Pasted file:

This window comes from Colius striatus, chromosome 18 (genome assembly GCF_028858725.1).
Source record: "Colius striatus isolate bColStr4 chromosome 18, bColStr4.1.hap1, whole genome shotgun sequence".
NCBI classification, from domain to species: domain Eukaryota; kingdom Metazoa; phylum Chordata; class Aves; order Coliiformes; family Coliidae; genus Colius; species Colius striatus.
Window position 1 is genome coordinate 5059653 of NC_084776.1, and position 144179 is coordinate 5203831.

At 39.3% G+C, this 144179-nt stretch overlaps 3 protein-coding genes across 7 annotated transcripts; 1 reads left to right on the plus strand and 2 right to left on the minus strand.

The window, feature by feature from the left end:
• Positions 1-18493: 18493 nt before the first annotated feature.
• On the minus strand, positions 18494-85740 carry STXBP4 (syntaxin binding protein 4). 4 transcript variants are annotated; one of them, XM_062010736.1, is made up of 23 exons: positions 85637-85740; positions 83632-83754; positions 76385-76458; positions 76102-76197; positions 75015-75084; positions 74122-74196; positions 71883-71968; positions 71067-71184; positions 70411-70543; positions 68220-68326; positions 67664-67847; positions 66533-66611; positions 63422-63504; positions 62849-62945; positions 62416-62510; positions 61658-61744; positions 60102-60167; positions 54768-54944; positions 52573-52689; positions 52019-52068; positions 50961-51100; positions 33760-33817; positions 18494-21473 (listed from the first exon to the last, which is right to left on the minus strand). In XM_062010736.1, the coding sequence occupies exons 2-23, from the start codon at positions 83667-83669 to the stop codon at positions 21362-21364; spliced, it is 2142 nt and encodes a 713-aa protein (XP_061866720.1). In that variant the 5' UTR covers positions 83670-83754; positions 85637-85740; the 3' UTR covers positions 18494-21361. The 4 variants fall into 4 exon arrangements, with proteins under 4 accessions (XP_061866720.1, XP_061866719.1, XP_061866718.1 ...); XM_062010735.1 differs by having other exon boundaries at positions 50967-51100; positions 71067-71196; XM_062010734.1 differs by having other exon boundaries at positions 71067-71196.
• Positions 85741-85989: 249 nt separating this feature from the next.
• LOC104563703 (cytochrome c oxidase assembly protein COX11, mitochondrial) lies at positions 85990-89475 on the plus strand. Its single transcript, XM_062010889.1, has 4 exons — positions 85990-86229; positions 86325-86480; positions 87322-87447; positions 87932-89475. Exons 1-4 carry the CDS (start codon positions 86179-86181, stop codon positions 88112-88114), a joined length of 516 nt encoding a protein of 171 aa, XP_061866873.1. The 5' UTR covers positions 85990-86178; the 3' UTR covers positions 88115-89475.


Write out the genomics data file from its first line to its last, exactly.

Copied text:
This window comes from Colius striatus, chromosome 18 (genome assembly GCF_028858725.1).
Source record: "Colius striatus isolate bColStr4 chromosome 18, bColStr4.1.hap1, whole genome shotgun sequence".
NCBI classification, from domain to species: domain Eukaryota; kingdom Metazoa; phylum Chordata; class Aves; order Coliiformes; family Coliidae; genus Colius; species Colius striatus.
Window position 1 is genome coordinate 5059653 of NC_084776.1, and position 144179 is coordinate 5203831.

At 39.3% G+C, this 144179-nt stretch overlaps 3 protein-coding genes across 7 annotated transcripts; 1 reads left to right on the plus strand and 2 right to left on the minus strand.

The window, feature by feature from the left end:
• Positions 1-18493: 18493 nt before the first annotated feature.
• On the minus strand, positions 18494-85740 carry STXBP4 (syntaxin binding protein 4). 4 transcript variants are annotated; one of them, XM_062010736.1, is made up of 23 exons: positions 85637-85740; positions 83632-83754; positions 76385-76458; positions 76102-76197; positions 75015-75084; positions 74122-74196; positions 71883-71968; positions 71067-71184; positions 70411-70543; positions 68220-68326; positions 67664-67847; positions 66533-66611; positions 63422-63504; positions 62849-62945; positions 62416-62510; positions 61658-61744; positions 60102-60167; positions 54768-54944; positions 52573-52689; positions 52019-52068; positions 50961-51100; positions 33760-33817; positions 18494-21473 (listed from the first exon to the last, which is right to left on the minus strand). In XM_062010736.1, the coding sequence occupies exons 2-23, from the start codon at positions 83667-83669 to the stop codon at positions 21362-21364; spliced, it is 2142 nt and encodes a 713-aa protein (XP_061866720.1). In that variant the 5' UTR covers positions 83670-83754; positions 85637-85740; the 3' UTR covers positions 18494-21361. The 4 variants fall into 4 exon arrangements, with proteins under 4 accessions (XP_061866720.1, XP_061866719.1, XP_061866718.1 ...); XM_062010735.1 differs by having other exon boundaries at positions 50967-51100; positions 71067-71196; XM_062010734.1 differs by having other exon boundaries at positions 71067-71196.
• Positions 85741-85989: 249 nt separating this feature from the next.
• LOC104563703 (cytochrome c oxidase assembly protein COX11, mitochondrial) lies at positions 85990-89475 on the plus strand. Its single transcript, XM_062010889.1, has 4 exons — positions 85990-86229; positions 86325-86480; positions 87322-87447; positions 87932-89475. Exons 1-4 carry the CDS (start codon positions 86179-86181, stop codon positions 88112-88114), a joined length of 516 nt encoding a protein of 171 aa, XP_061866873.1. The 5' UTR covers positions 85990-86178; the 3' UTR covers positions 88115-89475.